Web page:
Here’s a bright idea: take one of Disney’s all-time funniest animated films and make a funny TV show out of it. The premise of the movie was that a young egotistical emperor named Kuzco (David Spade‘s greatest contribution to popular culture) was turned into a llama and thrown into the wild by his creepy, elderly advisor Yzma (Eartha Kitt) and her lunk-headed beefcake sidekick Kronk (Patrick Warburton); so he has to work with a humble peasant named Pacha (John Goodman) to get back to his palace and become a human again. How can they possibly make a TV show out of that? Why, they make Kuzco (now voiced by the V.P. from Phil of the Future) go to school in order to retain his duties, with assistance from Kronk and a woman named Malina, who Kuzco always reminds us is a “hottie-hot-hottie”. Oh, and the principal of the school is Yzma in disguise, hoping to cause Kuzco to fail and grant her the spot in charge. Trust me, it’s a lot funnier than you might expect; every once in a while, you even get some amusing doodles.
#6. Disney’s House of Mouse
Mickey Mouse is an entrepreneur; he knows how to run a business. God help whoever decides to get in the way of him and his business. So when he decided to open up a restaurant in downtown Toontown, you bet all the hottest toons in town are going to show up, as long as they are property and trademark of the Walt Disney Company. Disney characters young and old, dead and alive, human and creature, gathered together in the House of Mouse to watch what was essentially rerun cartoons from the Disney vault starring Mickey and his friends. The fun part of this show was checking out the characters in the crowd to see who showed up; sometimes it’ll be the Disney Princesses on a night out or it could even be the villains plotting to run the asylum. Probably my favorite episode though is the one where they thankfully bought Roxanne from A Goofy Movie back into existence once for an entire episode revolving around a date night between her and Max. I was glad to see Disney remembered she existed after leaving her out of An Extremely Goofy Movie. If you wanna see old animated Disney shorts, the House of Mouse has it. If you wanna see Disney characters interact with each other (and I do), this is how you do it.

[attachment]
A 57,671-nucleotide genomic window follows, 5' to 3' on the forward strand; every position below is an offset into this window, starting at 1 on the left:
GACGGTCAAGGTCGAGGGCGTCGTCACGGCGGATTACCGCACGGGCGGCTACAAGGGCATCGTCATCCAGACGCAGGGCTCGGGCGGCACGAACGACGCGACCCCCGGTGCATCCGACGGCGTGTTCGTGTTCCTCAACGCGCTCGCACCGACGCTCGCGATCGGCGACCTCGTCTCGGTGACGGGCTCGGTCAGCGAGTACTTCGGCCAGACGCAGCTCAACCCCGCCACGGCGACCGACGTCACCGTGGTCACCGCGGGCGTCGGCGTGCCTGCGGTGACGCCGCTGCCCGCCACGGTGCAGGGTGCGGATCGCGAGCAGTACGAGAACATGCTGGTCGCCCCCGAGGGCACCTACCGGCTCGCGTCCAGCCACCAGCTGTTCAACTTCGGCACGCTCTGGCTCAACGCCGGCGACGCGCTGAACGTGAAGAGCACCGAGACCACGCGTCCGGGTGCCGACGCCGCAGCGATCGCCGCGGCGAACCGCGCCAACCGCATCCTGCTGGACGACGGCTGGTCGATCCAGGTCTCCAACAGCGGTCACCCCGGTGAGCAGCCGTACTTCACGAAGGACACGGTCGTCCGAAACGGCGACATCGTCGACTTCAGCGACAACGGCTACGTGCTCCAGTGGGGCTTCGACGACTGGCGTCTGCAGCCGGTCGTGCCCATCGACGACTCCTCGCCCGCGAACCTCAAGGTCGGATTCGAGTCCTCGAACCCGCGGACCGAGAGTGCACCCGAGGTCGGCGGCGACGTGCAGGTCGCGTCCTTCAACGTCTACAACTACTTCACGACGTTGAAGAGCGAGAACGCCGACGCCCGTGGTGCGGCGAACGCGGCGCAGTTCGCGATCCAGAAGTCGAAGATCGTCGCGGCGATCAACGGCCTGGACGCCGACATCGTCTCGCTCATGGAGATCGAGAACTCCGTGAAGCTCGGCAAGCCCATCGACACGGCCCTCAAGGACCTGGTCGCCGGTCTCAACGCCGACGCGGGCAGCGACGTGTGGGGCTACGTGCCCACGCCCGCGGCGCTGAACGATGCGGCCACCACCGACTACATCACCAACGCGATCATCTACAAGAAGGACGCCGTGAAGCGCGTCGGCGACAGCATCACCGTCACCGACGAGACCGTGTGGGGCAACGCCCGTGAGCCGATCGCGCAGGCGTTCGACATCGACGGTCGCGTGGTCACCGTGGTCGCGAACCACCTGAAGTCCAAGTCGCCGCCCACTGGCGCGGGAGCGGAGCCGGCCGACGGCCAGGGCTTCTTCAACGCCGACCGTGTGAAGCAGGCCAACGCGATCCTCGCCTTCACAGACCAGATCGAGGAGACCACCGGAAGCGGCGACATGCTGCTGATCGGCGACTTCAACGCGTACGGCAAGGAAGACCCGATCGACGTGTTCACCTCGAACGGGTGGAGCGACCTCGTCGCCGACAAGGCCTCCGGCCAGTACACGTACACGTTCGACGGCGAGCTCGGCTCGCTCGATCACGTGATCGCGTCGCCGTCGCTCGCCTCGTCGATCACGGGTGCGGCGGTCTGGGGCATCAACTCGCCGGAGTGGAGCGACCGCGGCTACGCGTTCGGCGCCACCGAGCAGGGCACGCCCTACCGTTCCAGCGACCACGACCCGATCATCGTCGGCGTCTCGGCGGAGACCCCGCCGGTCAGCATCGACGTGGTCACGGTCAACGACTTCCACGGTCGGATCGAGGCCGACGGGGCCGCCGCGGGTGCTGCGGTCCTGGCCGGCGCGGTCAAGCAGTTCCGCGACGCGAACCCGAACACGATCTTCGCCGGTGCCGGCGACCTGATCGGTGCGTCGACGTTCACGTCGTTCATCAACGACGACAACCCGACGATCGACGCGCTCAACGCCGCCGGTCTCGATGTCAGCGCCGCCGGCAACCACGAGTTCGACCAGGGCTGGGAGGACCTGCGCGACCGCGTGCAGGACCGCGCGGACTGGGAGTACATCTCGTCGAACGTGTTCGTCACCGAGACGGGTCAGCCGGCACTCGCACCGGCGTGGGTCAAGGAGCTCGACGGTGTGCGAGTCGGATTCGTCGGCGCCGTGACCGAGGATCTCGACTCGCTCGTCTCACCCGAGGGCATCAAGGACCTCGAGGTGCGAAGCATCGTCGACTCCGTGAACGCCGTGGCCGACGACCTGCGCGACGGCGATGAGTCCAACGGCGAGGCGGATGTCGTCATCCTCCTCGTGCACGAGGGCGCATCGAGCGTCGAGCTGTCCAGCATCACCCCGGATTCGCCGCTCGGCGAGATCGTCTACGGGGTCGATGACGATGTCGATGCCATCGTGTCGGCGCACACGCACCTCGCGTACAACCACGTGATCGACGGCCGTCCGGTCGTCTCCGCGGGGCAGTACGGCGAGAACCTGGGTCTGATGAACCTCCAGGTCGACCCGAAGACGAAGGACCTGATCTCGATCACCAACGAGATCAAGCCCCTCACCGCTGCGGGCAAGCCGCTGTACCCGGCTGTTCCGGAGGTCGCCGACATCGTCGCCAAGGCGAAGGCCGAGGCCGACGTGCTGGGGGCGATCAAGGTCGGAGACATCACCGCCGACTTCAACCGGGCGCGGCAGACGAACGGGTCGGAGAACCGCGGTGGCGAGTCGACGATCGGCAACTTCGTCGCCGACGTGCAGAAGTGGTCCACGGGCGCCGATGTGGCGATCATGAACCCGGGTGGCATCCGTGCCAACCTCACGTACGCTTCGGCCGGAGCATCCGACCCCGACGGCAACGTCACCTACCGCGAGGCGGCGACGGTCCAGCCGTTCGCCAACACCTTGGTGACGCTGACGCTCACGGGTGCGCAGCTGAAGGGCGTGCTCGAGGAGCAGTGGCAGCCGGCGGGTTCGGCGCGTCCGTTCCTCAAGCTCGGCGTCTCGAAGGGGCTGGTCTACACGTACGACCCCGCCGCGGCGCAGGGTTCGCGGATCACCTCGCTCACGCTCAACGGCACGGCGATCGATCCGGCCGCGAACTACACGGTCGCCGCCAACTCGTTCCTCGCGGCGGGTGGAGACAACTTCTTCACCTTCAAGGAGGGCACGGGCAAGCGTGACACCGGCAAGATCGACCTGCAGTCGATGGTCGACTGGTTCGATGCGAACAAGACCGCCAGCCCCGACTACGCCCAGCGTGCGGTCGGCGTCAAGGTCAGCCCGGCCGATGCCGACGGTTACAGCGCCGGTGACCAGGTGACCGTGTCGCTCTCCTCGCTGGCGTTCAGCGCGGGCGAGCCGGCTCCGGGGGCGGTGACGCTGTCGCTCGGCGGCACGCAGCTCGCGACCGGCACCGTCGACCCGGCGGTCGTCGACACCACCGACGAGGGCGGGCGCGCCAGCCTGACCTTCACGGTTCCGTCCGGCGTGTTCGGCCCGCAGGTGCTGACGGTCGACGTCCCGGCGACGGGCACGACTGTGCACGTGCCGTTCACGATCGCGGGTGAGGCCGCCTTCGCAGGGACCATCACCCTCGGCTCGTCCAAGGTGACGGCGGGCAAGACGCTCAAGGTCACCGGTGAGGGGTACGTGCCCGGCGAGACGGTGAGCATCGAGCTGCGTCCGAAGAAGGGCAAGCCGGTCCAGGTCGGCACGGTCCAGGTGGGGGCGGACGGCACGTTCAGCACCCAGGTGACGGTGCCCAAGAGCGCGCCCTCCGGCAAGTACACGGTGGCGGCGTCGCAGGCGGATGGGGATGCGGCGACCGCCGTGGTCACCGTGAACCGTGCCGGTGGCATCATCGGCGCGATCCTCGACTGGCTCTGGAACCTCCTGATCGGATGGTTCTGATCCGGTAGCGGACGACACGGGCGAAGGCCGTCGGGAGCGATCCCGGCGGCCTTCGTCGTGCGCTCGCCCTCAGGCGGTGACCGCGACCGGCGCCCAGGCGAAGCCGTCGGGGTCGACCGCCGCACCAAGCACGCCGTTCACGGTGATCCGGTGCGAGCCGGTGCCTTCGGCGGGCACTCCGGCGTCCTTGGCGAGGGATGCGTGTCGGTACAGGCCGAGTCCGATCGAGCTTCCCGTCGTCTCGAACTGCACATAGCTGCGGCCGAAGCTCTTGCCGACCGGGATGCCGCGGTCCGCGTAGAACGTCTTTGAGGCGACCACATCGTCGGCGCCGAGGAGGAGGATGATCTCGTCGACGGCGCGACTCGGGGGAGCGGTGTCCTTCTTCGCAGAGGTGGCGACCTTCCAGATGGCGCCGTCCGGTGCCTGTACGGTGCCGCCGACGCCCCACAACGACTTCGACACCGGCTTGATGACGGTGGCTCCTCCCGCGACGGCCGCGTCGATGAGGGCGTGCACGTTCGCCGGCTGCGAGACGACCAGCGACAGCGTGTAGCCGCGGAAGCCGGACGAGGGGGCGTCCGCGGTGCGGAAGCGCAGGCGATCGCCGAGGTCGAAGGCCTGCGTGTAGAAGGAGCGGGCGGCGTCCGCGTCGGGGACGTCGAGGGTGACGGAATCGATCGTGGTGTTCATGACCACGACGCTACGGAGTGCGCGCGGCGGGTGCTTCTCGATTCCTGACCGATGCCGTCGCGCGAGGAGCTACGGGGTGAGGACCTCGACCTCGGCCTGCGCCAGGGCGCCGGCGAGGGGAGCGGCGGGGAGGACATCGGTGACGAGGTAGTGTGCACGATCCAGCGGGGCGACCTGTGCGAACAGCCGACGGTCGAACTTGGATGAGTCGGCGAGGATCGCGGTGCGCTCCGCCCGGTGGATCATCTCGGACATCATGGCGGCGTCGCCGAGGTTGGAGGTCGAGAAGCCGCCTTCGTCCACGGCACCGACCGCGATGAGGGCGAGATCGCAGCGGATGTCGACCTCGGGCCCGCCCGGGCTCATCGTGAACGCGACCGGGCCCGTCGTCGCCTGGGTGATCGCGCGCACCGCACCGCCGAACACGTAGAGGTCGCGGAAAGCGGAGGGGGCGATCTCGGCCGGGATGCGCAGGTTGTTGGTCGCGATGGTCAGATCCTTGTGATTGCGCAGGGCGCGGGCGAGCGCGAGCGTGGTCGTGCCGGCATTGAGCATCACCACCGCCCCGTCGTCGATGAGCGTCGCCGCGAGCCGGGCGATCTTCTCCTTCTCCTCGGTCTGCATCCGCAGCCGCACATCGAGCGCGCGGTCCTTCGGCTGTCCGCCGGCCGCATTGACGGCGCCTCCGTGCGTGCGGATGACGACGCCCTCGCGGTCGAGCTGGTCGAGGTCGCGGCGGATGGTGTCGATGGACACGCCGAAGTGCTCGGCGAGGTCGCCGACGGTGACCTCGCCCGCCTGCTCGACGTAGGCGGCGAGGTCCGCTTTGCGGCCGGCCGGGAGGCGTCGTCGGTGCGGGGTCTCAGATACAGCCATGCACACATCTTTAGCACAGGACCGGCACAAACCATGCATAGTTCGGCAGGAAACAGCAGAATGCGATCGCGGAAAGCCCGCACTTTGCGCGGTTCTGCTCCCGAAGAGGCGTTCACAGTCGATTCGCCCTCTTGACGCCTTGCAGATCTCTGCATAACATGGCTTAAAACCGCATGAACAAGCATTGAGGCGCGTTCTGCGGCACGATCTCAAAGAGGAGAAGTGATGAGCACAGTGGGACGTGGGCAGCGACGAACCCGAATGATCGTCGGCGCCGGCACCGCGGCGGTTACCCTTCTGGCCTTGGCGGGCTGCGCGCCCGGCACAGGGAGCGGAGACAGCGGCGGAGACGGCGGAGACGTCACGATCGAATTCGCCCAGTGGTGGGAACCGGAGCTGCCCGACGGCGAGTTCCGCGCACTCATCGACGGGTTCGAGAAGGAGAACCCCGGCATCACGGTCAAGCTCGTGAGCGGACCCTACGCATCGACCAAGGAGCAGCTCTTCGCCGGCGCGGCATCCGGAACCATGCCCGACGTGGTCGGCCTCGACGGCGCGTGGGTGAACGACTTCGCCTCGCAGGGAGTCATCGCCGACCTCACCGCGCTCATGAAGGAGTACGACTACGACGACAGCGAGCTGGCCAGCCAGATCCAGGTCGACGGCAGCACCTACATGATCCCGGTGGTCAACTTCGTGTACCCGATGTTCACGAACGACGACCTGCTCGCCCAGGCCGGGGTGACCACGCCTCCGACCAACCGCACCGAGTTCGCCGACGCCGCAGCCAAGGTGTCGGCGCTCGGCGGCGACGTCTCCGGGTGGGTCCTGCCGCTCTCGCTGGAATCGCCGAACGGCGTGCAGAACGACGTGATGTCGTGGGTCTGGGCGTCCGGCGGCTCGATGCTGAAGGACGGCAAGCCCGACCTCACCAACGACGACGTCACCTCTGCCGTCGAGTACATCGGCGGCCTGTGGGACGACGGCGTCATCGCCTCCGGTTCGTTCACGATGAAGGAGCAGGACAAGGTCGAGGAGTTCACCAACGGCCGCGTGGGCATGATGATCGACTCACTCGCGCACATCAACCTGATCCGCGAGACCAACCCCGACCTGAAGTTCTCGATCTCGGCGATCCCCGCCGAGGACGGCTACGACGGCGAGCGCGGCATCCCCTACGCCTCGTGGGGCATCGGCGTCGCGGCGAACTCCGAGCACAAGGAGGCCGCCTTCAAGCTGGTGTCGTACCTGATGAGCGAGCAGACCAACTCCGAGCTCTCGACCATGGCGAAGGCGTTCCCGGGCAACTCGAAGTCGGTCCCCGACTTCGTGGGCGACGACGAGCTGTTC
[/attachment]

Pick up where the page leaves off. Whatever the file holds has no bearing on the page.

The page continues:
First of all, let me just point out that this show may have the greatest theme song in the history of television; it is such contagious ear-candy that it is one of the 25 most played songs on my iPod right now. Once you hear it, you’ll either want to quarantine your ears or hear it again just to dance it out. But does the theme son overshadow the show and doom it all to hell? The answer would be no, because as far as I’ve heard, this show (and its accompanying video game) is fondly remembered by most people. Maybe it was the characters, consisting of rich quacker Scrooge McDuck and his three grandnephews Huey, Dewey, and Louie, as well as comic relief pilot Launchpad McQuack and a few other mostly duck characters. Maybe it was the fact that the premise was like a real adventure show, but Disney-fied. Maybe it was because Donald Duck occasionally slipped in for a cameo. Maybe it’s because it was the first in that long line of duck-based Disney shows I mentioned earlier, but the show has endured so much it’s reportedly on it’s way back to the airwaves.
#4. Goof Troop
This show is in the Top 5 partially because it lead to the creation of one of my all-time favorite movies. But that bit of cinematic brilliance isn’t the whole story; it’s kinda of the end of one (assuming you’re like me and you often forget An Extremely Goofy Movie because they deleted Roxanne from the equation). Before blazing the stage with Powerline, Goofy (a.k.a. one of Mickey Mouse’s BFFs) lived in the suburbs with his son cool-by-90s-definition son Max; they lived right next door to Pete and his family, which happens to include Max’s good friend P.J. and a daughter bizarrely named Pistol. You know, Pete is so nuts, I don’t know why I’d be surprised that he named his daughter after a fiream. But just in case you got the crazy idea that nothing interesting ever happens in the suburbs, the Goof Troop (and let’s call them Pete’s Pedigree) are here to prove you wrong as they’ve been on the high seas, gone through trailer trouble, and were briefly in a rock band among other things. This universe is probably the only one that features tub races. Sure, Spongebob can drive a cheeseburger, but is he any match for Goofy’s bathtub?! Point, Goof! Maybe I’m a little biased because I had this series on VHS growing up, but it always has a place in the childhood memories section of my heart.
#3. Kim Possible